Lily Allen, Somerset House, London

4.00

We're smiling in the rain with Lily

Lily Allen's gig at Somerset House was a distinctly British affair, with a sodden crowd dancing in the rain to her hit "LDN", the lyrics of which speak of the capital in sunnier climes. There were ponchos, umbrellas and rainhoods galore but the abysmal weather did little to dampen the spirits.

Allen was energetic, warm and enthusiastic, if a little self-depreciating with her insistent apologies for smoking. Brits like popstars with vices though and since she stopped binge drinking and slimmed down to pin-up popstrel proportions, it's good to know Lil's still as down to earth as she ever was. She rattled through an extensive and accessible set, her shoop-shoop choruses and hooks giving even the part-time fans ample opportunity to join in, and bounded around the stage with a confidence and exuberance that was wonderful to watch.

Too often decried as another saccharine and insubstantial female vocalist, Lily Allen is the exception rather than the rule, with a pitch-perfect voice that is happy at both girlishly high octaves and at the low drawl of her mockney sing-speak, not to mention intelligent, witty and aphoristic lyrics, which remain easily decipherable even during a live show. The package makes for a happy audience, waiting to join in with their favourite riffs and the lines that make them laugh. Her fans also seem to take pleasure in the dichotomy between that sweet little voice and some of filth it spouts, as on "Fuck You", a sing-song anti-homophobic totem against George W Bush that the crowd reacted to as if it were "Kum Ba Yah".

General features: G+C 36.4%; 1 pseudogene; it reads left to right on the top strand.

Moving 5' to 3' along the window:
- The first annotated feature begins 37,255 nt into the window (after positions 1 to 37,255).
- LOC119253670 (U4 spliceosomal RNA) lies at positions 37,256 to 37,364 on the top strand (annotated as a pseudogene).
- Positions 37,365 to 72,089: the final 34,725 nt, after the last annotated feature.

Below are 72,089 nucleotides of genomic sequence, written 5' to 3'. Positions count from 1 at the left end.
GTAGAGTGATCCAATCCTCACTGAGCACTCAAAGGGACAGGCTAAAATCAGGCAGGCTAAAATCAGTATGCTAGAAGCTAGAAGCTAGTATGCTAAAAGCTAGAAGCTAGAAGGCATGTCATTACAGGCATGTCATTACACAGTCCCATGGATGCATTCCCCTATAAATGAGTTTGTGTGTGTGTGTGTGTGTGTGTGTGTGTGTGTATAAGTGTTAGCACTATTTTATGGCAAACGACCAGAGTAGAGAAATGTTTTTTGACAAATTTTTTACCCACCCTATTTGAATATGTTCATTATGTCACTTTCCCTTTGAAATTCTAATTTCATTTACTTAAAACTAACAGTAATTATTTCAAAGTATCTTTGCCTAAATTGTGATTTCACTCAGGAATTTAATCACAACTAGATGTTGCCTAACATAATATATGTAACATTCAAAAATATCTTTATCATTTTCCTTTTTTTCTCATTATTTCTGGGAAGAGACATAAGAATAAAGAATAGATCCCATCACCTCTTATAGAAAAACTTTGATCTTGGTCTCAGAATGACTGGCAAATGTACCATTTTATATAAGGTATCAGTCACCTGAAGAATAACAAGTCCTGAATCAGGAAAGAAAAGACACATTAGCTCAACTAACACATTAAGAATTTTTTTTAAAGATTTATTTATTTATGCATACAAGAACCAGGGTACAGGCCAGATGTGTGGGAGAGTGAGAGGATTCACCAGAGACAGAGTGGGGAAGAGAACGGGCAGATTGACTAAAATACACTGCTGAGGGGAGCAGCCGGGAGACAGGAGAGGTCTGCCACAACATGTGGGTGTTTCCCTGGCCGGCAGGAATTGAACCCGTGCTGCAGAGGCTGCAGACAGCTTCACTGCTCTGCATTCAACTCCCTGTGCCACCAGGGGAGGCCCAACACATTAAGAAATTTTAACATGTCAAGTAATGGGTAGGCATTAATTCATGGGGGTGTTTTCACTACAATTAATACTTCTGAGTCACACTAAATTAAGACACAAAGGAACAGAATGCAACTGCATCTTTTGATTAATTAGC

Allen included much from her second album It's Not Me, It's You, which was released earlier this year. It's an understandable decision, given it's over three years since her debut, but a slightly disappointing one, because it was that first record that people so loved her for, and its content was sharper, more inventive and less trite. Where her recent songs are full of social observations and some political ones, 2006's Alright, Still is an odyssey of London nightlife and youth culture, which is funnier and somehow less pretentious. Still, her audience were only to happy to sing along to what they knew, and Allen was conscientious in covering all of the numbers that the average pop-picker might recognise – her Mark Ronson-produced cover of the Kaiser Chiefs' "Oh My God", for instance, and her first hit "Smile", which the audience sang right back to her. Allen was in her element, flitting with ease between stately acoustic-jazz standards and frenetic, tongue-twisting tracks, whipping up an electronic storm with her reverb box and synths.